One would have thought that the people charged with responsibility, namely, the management of the banks, would be removed from their positions because of their failure and in many cases, irregularities, in their work. The Minister has declared that he will pursue each of them vigorously but the inquiries currently taking place have as yet yielded little result. No confidence will ever be restored into the banking system by the public despite this legislation until some of those people are brought through the courts and put behind bars, as has happened in other jurisdictions.
The defiance of some banks in the face of change has led to promotions in some cases of those who were at the centre of their failure. If we are serious about restoring confidence in the banking system, which is essential for the recovery of the economy, then we must follow the example shown by other countries who have dispatched those who were to blame. There is no shortage of experienced and well-qualified persons who could ensure the proper governance of the banks, which is the job that is required. Given that the State is currently a large shareholder and owner of the banks — at such a high cost to the taxpayer — surely the Minister can demand change and oversee the proper working of the financial institutions? It is essential that the Bill is capable of bringing about the necessary reform of the banking sector. It is important that Mr. Elderfield and Professor Honohan are given the necessary legislative support to do their work effectively. They have the expertise to do what is necessary. Let us hope that no obstacles will be put in their way either by the Government or bank personnel.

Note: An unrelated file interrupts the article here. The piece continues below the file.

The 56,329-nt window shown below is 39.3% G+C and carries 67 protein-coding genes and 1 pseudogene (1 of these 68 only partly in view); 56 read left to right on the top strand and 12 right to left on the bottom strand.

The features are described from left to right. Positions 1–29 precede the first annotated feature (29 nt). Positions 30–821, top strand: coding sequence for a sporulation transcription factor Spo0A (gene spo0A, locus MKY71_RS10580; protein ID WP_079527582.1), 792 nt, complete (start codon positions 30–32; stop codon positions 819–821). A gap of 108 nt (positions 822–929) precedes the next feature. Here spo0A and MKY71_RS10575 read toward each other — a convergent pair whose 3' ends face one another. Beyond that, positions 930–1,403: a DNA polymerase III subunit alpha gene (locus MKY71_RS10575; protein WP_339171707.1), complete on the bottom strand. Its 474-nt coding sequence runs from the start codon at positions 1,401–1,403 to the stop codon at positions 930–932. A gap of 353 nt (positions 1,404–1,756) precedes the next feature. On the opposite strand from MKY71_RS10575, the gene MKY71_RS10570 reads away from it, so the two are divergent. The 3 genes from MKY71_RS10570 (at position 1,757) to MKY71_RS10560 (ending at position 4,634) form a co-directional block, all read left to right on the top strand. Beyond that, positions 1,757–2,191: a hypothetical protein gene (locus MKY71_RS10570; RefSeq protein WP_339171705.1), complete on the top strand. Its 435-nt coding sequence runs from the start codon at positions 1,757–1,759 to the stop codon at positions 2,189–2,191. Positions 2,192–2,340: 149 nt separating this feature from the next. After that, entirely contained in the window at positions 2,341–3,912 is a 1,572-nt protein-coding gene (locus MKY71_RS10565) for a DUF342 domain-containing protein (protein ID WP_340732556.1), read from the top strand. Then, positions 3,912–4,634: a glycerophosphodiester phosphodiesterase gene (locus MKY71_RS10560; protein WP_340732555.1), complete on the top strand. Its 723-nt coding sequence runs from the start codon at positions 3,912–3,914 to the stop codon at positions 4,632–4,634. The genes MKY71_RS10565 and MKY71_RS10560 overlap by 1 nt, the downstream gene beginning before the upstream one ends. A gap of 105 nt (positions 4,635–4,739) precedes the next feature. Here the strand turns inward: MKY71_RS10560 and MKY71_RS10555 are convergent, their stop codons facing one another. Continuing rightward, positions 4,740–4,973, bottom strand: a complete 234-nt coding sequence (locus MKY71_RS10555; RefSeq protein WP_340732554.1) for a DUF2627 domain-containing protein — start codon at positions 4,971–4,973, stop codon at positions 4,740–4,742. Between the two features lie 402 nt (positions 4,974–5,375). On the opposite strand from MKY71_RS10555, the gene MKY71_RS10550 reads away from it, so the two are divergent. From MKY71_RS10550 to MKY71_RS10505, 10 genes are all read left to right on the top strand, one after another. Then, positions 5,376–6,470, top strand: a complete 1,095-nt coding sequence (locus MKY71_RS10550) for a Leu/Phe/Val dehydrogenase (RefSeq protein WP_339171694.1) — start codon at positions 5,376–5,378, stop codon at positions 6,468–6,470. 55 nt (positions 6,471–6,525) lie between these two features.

One assurance that is giving hope to the public is the stated intention and determination of Mr. Brendan McDonagh, the chief executive of NAMA, who appeared before an Oireachtas committee last week. He insisted that NAMA will pursue the borrowers to recover what they owe. He said his role was to protect the interests of the taxpayer.
I welcome the section dealing with credit unions, which have remained the friend of the small borrower in the past two years in particular, and the fact that they will now be allowed to reconstruct their lending procedures and the underpayments that have been made by various people who have loans from them. I support the Bill. I hope the legislation will ensure the work is carried out as intended and that confidence can be restored in the banking system.